The Works

The Works

Type:VideoLanguage:EnglishCategories:Personalities FeatureArts & CultureStatus:On going Description: RTHK' s The Works focuses on Hong Kong's arts and cultural scene.

The Works features news and reviews of visual and performing arts, design, literary and other “ works ” .

Added illumination comes from interviews with leading performers and producers, interspersed with updates on events affecting the development of the territory 's artistic and cultural life. There's also in – most weeks – a live studio performance.

The Works is aired on TVB Pearl every Tuesday at HKT 1900 -1930 and on RTHK 31 & 31A every Wednesday at 00:00-00:30 and a repeat at 17:30-18:00.

Archive available later after broadcast. ** Please note that the programme air-time on TV is different with webcast time.

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Chiang Yomei, Lam Tung-pang x Wong Uk Village, M+ Design & trumpeter Paul Archibald 00:21:58 2017-01-18
With a background in Chinese landscape painting and calligraphy, artist and poet Chiang Yomei has gone on to work with a wide variety of media. A devout Buddhist, she creates art that embodies her strong interest in the spiritual, in philosophy, in myth, and ritual. “Art is not a singular activity,” she says “The artist only begins the work; it is the viewer who completes it.” In much of her work she muses on the impermanence of reality and the possibilities created by the process of transformation.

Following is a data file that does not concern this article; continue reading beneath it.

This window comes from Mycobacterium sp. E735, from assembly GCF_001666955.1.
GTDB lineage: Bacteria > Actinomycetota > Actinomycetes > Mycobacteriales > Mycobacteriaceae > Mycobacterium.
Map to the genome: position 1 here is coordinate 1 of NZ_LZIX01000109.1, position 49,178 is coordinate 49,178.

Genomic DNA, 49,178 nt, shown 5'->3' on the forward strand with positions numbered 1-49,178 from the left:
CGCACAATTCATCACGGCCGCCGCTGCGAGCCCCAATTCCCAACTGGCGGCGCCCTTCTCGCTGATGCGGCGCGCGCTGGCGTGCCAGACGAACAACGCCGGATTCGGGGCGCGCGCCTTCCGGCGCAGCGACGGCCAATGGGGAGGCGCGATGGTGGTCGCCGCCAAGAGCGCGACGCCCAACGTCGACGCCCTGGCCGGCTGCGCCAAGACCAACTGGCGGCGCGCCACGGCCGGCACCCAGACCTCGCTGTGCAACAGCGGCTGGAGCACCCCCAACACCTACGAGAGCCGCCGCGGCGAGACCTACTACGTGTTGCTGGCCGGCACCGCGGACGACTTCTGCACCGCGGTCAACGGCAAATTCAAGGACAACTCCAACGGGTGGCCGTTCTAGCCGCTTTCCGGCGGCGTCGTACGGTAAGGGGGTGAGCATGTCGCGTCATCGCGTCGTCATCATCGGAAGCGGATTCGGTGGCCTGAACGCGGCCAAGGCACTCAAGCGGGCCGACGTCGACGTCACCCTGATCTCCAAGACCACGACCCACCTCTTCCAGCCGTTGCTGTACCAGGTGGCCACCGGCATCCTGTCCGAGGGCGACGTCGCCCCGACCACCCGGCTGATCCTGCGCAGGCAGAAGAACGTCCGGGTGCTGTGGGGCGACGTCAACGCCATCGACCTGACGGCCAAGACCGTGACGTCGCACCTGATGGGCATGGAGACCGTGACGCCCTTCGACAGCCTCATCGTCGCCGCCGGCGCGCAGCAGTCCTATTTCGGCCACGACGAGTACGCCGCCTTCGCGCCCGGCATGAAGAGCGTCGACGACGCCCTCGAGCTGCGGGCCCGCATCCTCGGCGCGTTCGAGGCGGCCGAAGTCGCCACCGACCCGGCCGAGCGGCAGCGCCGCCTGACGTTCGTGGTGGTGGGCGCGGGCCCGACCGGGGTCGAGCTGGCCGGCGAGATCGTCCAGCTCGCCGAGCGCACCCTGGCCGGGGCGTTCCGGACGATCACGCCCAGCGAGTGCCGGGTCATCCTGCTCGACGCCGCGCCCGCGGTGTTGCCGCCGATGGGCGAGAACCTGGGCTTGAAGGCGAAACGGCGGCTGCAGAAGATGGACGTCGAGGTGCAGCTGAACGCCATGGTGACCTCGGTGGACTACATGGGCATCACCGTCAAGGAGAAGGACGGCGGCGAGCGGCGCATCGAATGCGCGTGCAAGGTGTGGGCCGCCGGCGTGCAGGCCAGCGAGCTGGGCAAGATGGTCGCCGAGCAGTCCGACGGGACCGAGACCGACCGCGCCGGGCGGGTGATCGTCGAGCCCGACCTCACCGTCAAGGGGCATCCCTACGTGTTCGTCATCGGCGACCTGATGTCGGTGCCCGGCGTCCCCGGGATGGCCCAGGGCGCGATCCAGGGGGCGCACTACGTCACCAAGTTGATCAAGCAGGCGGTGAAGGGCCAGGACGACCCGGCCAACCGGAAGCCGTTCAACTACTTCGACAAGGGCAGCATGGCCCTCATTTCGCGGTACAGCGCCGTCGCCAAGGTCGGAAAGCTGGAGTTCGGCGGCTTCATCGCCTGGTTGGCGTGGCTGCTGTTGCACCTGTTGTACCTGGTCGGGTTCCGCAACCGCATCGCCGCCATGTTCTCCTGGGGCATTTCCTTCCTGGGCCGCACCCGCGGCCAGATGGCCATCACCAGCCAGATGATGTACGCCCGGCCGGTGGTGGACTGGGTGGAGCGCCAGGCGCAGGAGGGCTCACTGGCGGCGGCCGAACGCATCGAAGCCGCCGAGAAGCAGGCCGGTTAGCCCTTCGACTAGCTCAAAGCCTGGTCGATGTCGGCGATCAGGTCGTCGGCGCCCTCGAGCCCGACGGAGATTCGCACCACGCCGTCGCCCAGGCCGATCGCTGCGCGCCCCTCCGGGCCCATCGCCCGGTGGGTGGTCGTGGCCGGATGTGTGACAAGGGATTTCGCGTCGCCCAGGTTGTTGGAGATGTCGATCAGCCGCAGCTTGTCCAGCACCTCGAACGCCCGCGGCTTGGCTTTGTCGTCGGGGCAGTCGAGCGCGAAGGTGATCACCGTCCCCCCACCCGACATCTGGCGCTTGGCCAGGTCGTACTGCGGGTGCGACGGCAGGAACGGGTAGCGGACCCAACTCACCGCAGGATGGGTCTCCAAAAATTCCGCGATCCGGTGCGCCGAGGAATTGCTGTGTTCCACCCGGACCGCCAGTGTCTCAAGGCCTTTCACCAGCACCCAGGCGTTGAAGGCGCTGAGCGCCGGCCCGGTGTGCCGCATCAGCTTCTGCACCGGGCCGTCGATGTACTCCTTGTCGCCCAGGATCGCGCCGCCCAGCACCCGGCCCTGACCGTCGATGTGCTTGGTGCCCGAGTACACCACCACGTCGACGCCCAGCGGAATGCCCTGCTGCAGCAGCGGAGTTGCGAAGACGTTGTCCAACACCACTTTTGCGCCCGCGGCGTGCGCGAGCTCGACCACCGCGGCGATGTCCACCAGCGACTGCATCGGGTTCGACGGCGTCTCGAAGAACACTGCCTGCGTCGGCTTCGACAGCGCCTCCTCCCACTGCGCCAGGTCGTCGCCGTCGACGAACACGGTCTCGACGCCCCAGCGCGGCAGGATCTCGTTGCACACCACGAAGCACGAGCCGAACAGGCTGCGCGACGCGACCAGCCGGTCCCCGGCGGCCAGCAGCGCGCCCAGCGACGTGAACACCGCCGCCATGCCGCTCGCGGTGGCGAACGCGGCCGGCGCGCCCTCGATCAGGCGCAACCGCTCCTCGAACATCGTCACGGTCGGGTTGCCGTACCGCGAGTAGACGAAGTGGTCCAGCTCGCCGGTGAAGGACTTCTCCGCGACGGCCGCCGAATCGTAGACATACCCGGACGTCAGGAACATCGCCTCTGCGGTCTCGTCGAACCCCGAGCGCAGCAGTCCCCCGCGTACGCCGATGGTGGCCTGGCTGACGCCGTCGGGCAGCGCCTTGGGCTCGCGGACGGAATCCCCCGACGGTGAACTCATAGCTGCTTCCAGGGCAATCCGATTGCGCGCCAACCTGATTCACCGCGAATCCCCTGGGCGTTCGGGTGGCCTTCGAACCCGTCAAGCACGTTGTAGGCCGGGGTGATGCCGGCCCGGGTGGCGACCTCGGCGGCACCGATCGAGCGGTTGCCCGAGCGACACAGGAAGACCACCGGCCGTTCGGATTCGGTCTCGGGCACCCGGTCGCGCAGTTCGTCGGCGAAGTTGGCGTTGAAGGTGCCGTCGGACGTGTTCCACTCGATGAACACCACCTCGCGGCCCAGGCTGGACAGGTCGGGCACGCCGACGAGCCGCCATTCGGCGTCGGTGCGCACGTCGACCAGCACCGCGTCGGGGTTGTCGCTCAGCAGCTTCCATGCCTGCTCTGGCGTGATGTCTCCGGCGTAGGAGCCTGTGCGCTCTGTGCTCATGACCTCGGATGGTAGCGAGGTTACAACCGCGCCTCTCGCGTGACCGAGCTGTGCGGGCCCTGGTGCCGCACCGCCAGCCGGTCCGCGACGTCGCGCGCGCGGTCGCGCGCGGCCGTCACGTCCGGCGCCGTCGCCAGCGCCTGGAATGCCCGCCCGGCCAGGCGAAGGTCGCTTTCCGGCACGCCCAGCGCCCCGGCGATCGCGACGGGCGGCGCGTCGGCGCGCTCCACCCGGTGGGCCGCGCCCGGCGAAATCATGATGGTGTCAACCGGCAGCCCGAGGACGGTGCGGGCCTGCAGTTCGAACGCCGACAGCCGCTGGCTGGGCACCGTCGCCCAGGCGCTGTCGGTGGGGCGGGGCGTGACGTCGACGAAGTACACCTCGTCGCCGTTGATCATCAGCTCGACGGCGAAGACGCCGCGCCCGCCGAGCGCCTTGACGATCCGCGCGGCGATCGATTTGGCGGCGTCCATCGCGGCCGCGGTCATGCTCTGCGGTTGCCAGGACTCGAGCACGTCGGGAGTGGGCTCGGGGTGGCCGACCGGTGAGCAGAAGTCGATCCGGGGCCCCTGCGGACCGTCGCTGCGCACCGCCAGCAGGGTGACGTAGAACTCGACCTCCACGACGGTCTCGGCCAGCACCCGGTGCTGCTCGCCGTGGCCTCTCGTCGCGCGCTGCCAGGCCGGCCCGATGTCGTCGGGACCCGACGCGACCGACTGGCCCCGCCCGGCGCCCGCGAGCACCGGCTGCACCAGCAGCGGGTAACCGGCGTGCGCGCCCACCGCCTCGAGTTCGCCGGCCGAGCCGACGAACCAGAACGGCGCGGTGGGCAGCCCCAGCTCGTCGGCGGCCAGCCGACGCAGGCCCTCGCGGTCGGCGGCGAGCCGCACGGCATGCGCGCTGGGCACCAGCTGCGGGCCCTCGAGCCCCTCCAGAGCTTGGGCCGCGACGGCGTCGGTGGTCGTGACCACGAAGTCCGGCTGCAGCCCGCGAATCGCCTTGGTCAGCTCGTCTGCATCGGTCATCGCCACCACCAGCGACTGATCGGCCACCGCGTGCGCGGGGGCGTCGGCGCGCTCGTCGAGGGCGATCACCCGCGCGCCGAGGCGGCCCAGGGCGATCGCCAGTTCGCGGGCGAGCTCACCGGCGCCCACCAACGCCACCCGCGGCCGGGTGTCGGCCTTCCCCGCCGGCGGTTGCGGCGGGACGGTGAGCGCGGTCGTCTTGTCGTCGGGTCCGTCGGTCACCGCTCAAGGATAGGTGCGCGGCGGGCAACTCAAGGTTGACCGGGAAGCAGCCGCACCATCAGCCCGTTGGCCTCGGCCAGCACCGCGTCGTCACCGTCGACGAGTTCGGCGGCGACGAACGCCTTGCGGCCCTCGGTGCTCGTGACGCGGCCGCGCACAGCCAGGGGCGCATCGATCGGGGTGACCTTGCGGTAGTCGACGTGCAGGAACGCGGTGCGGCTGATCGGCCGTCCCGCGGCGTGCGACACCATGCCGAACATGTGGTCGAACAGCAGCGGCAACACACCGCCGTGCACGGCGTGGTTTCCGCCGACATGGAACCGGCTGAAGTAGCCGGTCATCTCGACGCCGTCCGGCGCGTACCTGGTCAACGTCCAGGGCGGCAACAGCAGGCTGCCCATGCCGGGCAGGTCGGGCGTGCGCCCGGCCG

There’s a constant tug of war in Hong Kong between conservation and urban development, and it’s one that conservation almost always loses. The public may value collective memory and the preservation of our history and culture. Developers, and the government, apparently not so much. All the same, there are at least a few historically significant monuments that the government has been willing to preserve. “Hi! Houses” is an art project, organised by the government, in which four local artists create site-specific works in four century-old historical sites. We looked at one such pairing, between Lam Tung-pang and the Wong Uk Village in Shatin.

Well, after rounds and rounds of consultation, and the occasional behind-the-scene dealing,much has changed from the initial concept of the West Kowloon Cultual District. One facility that is going to fulfil its orginal purpose is the M+ Museum, the aim of which is to represent visual culture in Hong Kong, focusing on 20th and 21st century art, design, and architecture, and the moving image. The museum hasn’t just amassed and built its collection, it has already also organised a number of exhibitions in advance of its planned completion date of 2019. However, the museum’s smaller venue, the M+ Pavilion was completed last September. The Works featured its inaugural exhibition by local artist Tsang Kin-wah. And currently on show is the museum’s design collection.

Trumpeter Paul Archibald’s parents were Salvation Army officers and keen amateur musicians, often posted to various places around Britain, which gave Paul and his brother a somewhat nomadic childhood. Eventually his mother signed him up to a music course at Clarendon College, Nottingham.
Today, he has worked with the Royal Opera House, the English Brass Ensemble and the London Sinfonietta. He came to Hong Kong in late November to perform and conduct master classes with the brass ensemble of the Hong Kong Academy for Performing Arts.